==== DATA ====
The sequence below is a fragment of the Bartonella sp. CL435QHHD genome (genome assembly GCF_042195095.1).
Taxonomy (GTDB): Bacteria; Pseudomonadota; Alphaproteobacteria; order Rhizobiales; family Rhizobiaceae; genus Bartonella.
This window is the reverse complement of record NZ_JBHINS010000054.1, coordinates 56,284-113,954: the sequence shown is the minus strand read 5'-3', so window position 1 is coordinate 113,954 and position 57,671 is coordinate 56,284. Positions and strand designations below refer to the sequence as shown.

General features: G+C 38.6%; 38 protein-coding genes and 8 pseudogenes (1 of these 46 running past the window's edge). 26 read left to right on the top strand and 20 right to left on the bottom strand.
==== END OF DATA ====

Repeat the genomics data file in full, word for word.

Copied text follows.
The sequence below is a fragment of the Bartonella sp. CL435QHHD genome (genome assembly GCF_042195095.1).
Taxonomy (GTDB): Bacteria; Pseudomonadota; Alphaproteobacteria; order Rhizobiales; family Rhizobiaceae; genus Bartonella.
This window is the reverse complement of record NZ_JBHINS010000054.1, coordinates 56,284-113,954: the sequence shown is the minus strand read 5'-3', so window position 1 is coordinate 113,954 and position 57,671 is coordinate 56,284. Positions and strand designations below refer to the sequence as shown.

General features: G+C 38.6%; 38 protein-coding genes and 8 pseudogenes (1 of these 46 running past the window's edge). 26 read left to right on the top strand and 20 right to left on the bottom strand.